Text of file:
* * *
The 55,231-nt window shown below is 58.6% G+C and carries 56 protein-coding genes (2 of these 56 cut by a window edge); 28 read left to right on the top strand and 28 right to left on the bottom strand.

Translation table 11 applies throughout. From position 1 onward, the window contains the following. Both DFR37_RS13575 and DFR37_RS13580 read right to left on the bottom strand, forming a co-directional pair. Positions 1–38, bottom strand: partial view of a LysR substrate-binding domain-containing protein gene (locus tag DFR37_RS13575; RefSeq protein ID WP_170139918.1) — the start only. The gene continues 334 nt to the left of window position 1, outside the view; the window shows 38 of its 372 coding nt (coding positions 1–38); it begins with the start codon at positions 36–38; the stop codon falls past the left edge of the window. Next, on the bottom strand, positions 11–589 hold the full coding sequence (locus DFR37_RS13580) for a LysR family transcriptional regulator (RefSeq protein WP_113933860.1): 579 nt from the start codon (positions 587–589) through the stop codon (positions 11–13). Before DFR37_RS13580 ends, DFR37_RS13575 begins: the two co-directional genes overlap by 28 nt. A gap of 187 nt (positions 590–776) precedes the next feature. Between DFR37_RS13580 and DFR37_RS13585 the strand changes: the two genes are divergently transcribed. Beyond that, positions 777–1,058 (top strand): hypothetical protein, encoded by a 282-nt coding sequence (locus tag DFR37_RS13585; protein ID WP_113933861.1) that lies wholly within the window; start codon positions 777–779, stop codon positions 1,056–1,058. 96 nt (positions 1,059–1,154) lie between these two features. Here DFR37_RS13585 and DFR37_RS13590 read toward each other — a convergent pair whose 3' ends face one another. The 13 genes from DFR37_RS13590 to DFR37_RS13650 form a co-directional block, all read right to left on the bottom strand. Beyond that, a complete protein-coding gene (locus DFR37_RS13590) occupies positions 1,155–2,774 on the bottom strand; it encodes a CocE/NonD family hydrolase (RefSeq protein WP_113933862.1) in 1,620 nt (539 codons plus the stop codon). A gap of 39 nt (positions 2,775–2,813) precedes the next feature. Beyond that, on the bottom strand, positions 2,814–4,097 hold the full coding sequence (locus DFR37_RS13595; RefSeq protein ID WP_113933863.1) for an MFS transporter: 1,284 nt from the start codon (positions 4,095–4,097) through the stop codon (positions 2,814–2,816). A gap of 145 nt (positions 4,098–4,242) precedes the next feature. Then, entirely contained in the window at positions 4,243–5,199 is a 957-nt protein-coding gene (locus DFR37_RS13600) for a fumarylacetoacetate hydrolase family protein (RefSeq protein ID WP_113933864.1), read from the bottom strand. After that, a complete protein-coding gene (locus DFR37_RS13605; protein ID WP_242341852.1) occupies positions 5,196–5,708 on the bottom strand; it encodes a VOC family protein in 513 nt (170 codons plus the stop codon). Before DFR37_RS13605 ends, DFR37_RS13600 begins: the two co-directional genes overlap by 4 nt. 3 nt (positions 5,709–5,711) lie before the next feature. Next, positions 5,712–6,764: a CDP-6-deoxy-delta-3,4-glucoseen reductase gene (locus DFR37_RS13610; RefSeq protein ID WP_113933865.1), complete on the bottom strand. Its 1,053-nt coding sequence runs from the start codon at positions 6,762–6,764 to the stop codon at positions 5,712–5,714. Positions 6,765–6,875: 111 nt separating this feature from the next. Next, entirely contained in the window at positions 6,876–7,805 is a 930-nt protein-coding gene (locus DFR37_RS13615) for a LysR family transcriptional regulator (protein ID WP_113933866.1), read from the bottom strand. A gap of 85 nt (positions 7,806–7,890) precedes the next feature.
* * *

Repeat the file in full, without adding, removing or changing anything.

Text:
The 55,231-nt window shown below is 58.6% G+C and carries 56 protein-coding genes (2 of these 56 cut by a window edge); 28 read left to right on the top strand and 28 right to left on the bottom strand.

Translation table 11 applies throughout. From position 1 onward, the window contains the following. Both DFR37_RS13575 and DFR37_RS13580 read right to left on the bottom strand, forming a co-directional pair. Positions 1–38, bottom strand: partial view of a LysR substrate-binding domain-containing protein gene (locus tag DFR37_RS13575; RefSeq protein ID WP_170139918.1) — the start only. The gene continues 334 nt to the left of window position 1, outside the view; the window shows 38 of its 372 coding nt (coding positions 1–38); it begins with the start codon at positions 36–38; the stop codon falls past the left edge of the window. Next, on the bottom strand, positions 11–589 hold the full coding sequence (locus DFR37_RS13580) for a LysR family transcriptional regulator (RefSeq protein WP_113933860.1): 579 nt from the start codon (positions 587–589) through the stop codon (positions 11–13). Before DFR37_RS13580 ends, DFR37_RS13575 begins: the two co-directional genes overlap by 28 nt. A gap of 187 nt (positions 590–776) precedes the next feature. Between DFR37_RS13580 and DFR37_RS13585 the strand changes: the two genes are divergently transcribed. Beyond that, positions 777–1,058 (top strand): hypothetical protein, encoded by a 282-nt coding sequence (locus tag DFR37_RS13585; protein ID WP_113933861.1) that lies wholly within the window; start codon positions 777–779, stop codon positions 1,056–1,058. 96 nt (positions 1,059–1,154) lie between these two features. Here DFR37_RS13585 and DFR37_RS13590 read toward each other — a convergent pair whose 3' ends face one another. The 13 genes from DFR37_RS13590 to DFR37_RS13650 form a co-directional block, all read right to left on the bottom strand. Beyond that, a complete protein-coding gene (locus DFR37_RS13590) occupies positions 1,155–2,774 on the bottom strand; it encodes a CocE/NonD family hydrolase (RefSeq protein WP_113933862.1) in 1,620 nt (539 codons plus the stop codon). A gap of 39 nt (positions 2,775–2,813) precedes the next feature. Beyond that, on the bottom strand, positions 2,814–4,097 hold the full coding sequence (locus DFR37_RS13595; RefSeq protein ID WP_113933863.1) for an MFS transporter: 1,284 nt from the start codon (positions 4,095–4,097) through the stop codon (positions 2,814–2,816). A gap of 145 nt (positions 4,098–4,242) precedes the next feature. Then, entirely contained in the window at positions 4,243–5,199 is a 957-nt protein-coding gene (locus DFR37_RS13600) for a fumarylacetoacetate hydrolase family protein (RefSeq protein ID WP_113933864.1), read from the bottom strand. After that, a complete protein-coding gene (locus DFR37_RS13605; protein ID WP_242341852.1) occupies positions 5,196–5,708 on the bottom strand; it encodes a VOC family protein in 513 nt (170 codons plus the stop codon). Before DFR37_RS13605 ends, DFR37_RS13600 begins: the two co-directional genes overlap by 4 nt. 3 nt (positions 5,709–5,711) lie before the next feature. Next, positions 5,712–6,764: a CDP-6-deoxy-delta-3,4-glucoseen reductase gene (locus DFR37_RS13610; RefSeq protein ID WP_113933865.1), complete on the bottom strand. Its 1,053-nt coding sequence runs from the start codon at positions 6,762–6,764 to the stop codon at positions 5,712–5,714. Positions 6,765–6,875: 111 nt separating this feature from the next. Next, entirely contained in the window at positions 6,876–7,805 is a 930-nt protein-coding gene (locus DFR37_RS13615) for a LysR family transcriptional regulator (protein ID WP_113933866.1), read from the bottom strand. A gap of 85 nt (positions 7,806–7,890) precedes the next feature.